Don't Have Money for Your Movie? Focus on the '4 L's of No-Budget Filmmaking'

'Living in Oblivion'
'Living in Oblivion'
Let’s talk about how lighting, location, lens, and limits can create a stunning no-budget film. 

Making a short film with no budget and limited gear and crew is difficult. There are so many challenges that a filmmaker is forced to face in all phases of production, and sometimes those challenges seem insurmountable... especially when they deal with money.

Zach Ramelan, director and editor of the short film The Statement, sat down with Film Riot to talk about the key factors, or the "4 L's", to consider while creating a no-budget film. Check out the video and then we'll talk after the jump.

Lighting

Lighting can make or break a film. It sets the visual mood, atmosphere, and can show the audience where the story is going. In The Statement, Ramelan creates a futuristic look by lining a storage unit with $40 LED lights from Amazon. The lights create depth in a room that has limited space and creates an ambiance that is needed for the scene. 

Okay, you've got your inexpensive lighting setup, but you've also got practicals. Practical lighting can come from lamps, string lights, flashlights, or any other light that shows up in the frame. There's also natural light... like...sunlight. And what's the best thing about practical and natural light? It's free!

In the 1999 film The Blair Witch Project, practical and natural light plays an important part in creating the mood of the film—​a very DIY, found footage, home movie, flashlight-under-your-chin horror aesthetic.

'The Blair Witch Project'
'The Blair Witch Project'

Location

The prime location for a no-budget film might just be your backyard or the vacant parking lot across the street. Why? Because they don't cost any money to shoot there, and you don't have to worry about permits, contracts, or insurance.  

Going back to The Blair Witch Project and Ramelan’s The Statement, both films use the woods as the setting. Blair Witch Project uses the vastness of the woods to create fear of the unknown, but it also uses the trees to create a claustrophobic feeling as the documentary team is unable to escape. The Statement uses the woods—the tranquility of nature—to show peace and a time of reflection. The same location can tell many different stories.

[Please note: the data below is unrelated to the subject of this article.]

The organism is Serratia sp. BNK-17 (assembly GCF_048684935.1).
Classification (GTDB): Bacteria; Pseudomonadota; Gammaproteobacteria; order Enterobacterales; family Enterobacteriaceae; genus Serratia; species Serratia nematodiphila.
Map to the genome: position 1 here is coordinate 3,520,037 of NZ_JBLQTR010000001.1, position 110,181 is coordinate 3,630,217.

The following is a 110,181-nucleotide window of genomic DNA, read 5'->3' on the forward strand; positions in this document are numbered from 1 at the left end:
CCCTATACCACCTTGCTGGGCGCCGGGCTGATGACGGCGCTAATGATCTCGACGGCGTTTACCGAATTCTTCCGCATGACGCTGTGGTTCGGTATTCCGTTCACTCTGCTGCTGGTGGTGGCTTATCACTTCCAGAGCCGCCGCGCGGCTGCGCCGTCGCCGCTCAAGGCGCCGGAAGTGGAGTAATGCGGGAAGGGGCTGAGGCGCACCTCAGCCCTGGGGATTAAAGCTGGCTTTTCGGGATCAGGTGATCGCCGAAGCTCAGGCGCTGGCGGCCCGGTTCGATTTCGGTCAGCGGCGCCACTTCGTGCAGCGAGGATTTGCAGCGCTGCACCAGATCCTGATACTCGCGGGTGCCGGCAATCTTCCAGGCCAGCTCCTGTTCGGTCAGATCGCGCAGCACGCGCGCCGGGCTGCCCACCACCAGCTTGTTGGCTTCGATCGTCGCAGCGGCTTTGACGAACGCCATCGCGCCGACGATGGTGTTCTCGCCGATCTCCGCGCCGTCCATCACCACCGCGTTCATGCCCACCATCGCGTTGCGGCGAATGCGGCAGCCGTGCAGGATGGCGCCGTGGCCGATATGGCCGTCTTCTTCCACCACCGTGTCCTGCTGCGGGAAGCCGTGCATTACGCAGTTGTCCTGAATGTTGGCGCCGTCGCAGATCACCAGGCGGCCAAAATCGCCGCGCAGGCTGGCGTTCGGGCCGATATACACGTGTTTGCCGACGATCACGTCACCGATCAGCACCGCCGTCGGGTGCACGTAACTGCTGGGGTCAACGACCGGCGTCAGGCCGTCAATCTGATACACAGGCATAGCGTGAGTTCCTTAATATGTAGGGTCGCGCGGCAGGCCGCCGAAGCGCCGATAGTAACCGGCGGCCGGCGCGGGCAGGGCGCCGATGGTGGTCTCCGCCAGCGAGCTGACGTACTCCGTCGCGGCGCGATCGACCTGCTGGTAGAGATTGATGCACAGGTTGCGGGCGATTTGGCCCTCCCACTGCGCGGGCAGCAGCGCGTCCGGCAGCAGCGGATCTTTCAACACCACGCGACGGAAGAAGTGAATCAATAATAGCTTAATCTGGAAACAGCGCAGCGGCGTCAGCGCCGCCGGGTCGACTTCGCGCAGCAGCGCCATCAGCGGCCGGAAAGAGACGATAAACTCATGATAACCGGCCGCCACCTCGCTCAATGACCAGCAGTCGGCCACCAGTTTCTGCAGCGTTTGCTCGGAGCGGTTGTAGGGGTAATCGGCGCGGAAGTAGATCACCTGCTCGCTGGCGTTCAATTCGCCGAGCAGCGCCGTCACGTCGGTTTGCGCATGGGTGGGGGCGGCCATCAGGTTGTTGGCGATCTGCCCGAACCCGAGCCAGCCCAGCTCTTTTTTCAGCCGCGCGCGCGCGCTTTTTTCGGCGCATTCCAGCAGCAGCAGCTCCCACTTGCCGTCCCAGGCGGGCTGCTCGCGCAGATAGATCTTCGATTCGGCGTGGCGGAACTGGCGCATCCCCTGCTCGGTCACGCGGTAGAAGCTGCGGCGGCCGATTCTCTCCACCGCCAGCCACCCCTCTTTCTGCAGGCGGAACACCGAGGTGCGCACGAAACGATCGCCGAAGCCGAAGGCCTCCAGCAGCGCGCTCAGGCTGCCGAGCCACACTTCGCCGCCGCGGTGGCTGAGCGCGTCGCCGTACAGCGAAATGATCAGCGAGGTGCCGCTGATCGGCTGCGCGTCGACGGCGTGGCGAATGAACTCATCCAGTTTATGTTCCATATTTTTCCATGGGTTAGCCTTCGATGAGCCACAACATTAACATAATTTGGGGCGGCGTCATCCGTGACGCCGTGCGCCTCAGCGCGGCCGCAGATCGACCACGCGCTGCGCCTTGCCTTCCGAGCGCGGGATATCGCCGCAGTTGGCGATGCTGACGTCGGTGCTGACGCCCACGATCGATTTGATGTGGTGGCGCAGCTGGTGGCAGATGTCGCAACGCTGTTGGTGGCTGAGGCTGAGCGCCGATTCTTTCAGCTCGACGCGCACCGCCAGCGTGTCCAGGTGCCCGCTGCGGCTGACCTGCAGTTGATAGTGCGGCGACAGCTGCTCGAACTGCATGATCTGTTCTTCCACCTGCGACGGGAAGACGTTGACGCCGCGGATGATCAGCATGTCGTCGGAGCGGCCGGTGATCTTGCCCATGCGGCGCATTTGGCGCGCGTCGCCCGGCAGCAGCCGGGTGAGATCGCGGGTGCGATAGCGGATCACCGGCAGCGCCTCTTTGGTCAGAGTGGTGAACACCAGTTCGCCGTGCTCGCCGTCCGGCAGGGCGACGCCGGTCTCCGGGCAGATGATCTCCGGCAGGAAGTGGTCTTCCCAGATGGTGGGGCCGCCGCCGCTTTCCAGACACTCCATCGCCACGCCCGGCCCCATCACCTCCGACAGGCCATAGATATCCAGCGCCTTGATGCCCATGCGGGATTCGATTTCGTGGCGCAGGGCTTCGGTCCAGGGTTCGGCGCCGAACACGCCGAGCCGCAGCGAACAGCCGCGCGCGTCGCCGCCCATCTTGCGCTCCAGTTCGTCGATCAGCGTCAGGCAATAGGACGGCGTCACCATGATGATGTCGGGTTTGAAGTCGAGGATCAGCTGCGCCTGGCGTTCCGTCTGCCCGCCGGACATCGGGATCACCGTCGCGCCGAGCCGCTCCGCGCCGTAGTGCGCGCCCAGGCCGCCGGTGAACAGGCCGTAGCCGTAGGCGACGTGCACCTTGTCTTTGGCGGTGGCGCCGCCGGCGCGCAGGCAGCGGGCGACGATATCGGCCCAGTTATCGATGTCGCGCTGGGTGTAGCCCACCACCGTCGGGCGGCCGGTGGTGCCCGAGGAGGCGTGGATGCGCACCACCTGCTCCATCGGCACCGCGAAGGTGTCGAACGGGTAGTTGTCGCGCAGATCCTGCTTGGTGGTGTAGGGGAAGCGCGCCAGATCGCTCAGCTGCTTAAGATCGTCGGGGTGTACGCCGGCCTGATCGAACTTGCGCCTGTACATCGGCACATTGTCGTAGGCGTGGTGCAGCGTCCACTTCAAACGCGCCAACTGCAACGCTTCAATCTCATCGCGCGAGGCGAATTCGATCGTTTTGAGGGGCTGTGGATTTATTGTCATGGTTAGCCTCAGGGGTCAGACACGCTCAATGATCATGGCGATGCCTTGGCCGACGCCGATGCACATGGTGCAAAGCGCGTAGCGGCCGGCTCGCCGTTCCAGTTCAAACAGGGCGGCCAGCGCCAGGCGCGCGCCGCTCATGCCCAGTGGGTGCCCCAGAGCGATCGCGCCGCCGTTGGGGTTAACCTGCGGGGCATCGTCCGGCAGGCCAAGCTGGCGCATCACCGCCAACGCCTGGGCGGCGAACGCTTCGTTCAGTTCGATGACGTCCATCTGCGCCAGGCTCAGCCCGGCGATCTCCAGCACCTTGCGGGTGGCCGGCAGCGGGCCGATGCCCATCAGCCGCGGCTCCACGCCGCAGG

But what if you don't want to shoot in the woods or your backyard? What if you want to do something a little more adventurous? The no-budget sci-fi horror film, Cube, managed to not only create an interesting, unsettling aesthetic but it also did so using the same small room throughout the entire movie. Director Vincenzo Natali and his team decided to use colored lights to indicate when the prisoners have entered a "different" room. The location is practical and doesn't alter much which means that production didn't have to spend money to change locations every time. The location can be transformed with lighting, decor, props, and...pretty much anything. 

Cube
'Cube'

Lenses

What kinds of lenses should you use when you're trying to save money? Well, whichever ones you've got...but let's say you have options...fast lenses, if you can afford them, are great for no-budget filmmakers because you need less light to get proper exposure. So, while most lenses can handle natural light outdoors, a faster lens will be able to let in more light when you head inside. Keep in mind, though, that the depth of field will be shallower, and that may not be the look you're going for.

Limitations 

While describing what it was like to create a short film during COVID-19Ramelan said, "...limitations can propel creativity to a whole new level." We are living in a time when everything that once was available to us is either closed or isn't worth the risk of going out and getting. This has forced filmmakers to get creative by making do with the gear they have, in the space they're in. (We've seen what you can do with those limitations!)

But once COVID is over, filmmakers will still have limitations, whether it's with their gear, budget, time, location, casting, or even their own personal abilities and knowledge. The important things here are to understand what options those limitations take away from you, be realistic when planning and setting expectations, and get creative to solve problems.

What do you think? Are there more factors to no-budget filmmaking outside the 4 L’s? Let us know your thoughts below.     

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1 Comment

If I were to add an "L" it would be lunch. Feed your crew!

October 6, 2020 at 8:34PM

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Dan Garee
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